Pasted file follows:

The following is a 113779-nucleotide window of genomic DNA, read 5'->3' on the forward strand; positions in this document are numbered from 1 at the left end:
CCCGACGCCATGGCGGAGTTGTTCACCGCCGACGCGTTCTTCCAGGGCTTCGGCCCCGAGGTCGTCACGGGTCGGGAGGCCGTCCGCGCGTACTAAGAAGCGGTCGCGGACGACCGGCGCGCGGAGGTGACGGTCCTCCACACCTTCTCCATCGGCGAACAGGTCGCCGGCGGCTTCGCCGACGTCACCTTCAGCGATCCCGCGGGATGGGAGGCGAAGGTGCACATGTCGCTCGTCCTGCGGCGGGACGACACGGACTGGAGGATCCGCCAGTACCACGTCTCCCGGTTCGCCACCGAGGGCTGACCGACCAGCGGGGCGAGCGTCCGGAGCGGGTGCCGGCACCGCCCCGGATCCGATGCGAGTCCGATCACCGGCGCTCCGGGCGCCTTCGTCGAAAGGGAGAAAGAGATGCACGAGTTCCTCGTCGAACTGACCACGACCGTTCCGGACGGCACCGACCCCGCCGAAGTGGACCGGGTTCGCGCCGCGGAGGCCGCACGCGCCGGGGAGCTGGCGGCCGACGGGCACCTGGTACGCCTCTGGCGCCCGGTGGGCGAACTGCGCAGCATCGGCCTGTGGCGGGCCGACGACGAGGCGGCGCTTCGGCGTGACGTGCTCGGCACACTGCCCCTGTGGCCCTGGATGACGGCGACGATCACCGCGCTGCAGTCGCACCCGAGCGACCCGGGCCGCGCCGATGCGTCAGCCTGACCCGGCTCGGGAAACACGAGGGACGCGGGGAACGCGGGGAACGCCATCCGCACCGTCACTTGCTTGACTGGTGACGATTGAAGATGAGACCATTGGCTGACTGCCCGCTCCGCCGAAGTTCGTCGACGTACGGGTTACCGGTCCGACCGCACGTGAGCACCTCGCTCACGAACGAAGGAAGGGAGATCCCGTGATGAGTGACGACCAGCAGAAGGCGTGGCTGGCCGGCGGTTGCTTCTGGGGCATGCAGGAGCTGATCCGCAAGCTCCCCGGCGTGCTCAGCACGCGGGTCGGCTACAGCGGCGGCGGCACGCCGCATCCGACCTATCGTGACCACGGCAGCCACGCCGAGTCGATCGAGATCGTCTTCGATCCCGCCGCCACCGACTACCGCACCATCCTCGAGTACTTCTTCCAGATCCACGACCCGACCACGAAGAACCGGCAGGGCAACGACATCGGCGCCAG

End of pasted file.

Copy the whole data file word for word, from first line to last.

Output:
The following is a 113779-nucleotide window of genomic DNA, read 5'->3' on the forward strand; positions in this document are numbered from 1 at the left end:
CCCGACGCCATGGCGGAGTTGTTCACCGCCGACGCGTTCTTCCAGGGCTTCGGCCCCGAGGTCGTCACGGGTCGGGAGGCCGTCCGCGCGTACTAAGAAGCGGTCGCGGACGACCGGCGCGCGGAGGTGACGGTCCTCCACACCTTCTCCATCGGCGAACAGGTCGCCGGCGGCTTCGCCGACGTCACCTTCAGCGATCCCGCGGGATGGGAGGCGAAGGTGCACATGTCGCTCGTCCTGCGGCGGGACGACACGGACTGGAGGATCCGCCAGTACCACGTCTCCCGGTTCGCCACCGAGGGCTGACCGACCAGCGGGGCGAGCGTCCGGAGCGGGTGCCGGCACCGCCCCGGATCCGATGCGAGTCCGATCACCGGCGCTCCGGGCGCCTTCGTCGAAAGGGAGAAAGAGATGCACGAGTTCCTCGTCGAACTGACCACGACCGTTCCGGACGGCACCGACCCCGCCGAAGTGGACCGGGTTCGCGCCGCGGAGGCCGCACGCGCCGGGGAGCTGGCGGCCGACGGGCACCTGGTACGCCTCTGGCGCCCGGTGGGCGAACTGCGCAGCATCGGCCTGTGGCGGGCCGACGACGAGGCGGCGCTTCGGCGTGACGTGCTCGGCACACTGCCCCTGTGGCCCTGGATGACGGCGACGATCACCGCGCTGCAGTCGCACCCGAGCGACCCGGGCCGCGCCGATGCGTCAGCCTGACCCGGCTCGGGAAACACGAGGGACGCGGGGAACGCGGGGAACGCCATCCGCACCGTCACTTGCTTGACTGGTGACGATTGAAGATGAGACCATTGGCTGACTGCCCGCTCCGCCGAAGTTCGTCGACGTACGGGTTACCGGTCCGACCGCACGTGAGCACCTCGCTCACGAACGAAGGAAGGGAGATCCCGTGATGAGTGACGACCAGCAGAAGGCGTGGCTGGCCGGCGGTTGCTTCTGGGGCATGCAGGAGCTGATCCGCAAGCTCCCCGGCGTGCTCAGCACGCGGGTCGGCTACAGCGGCGGCGGCACGCCGCATCCGACCTATCGTGACCACGGCAGCCACGCCGAGTCGATCGAGATCGTCTTCGATCCCGCCGCCACCGACTACCGCACCATCCTCGAGTACTTCTTCCAGATCCACGACCCGACCACGAAGAACCGGCAGGGCAACGACATCGGCGCCAG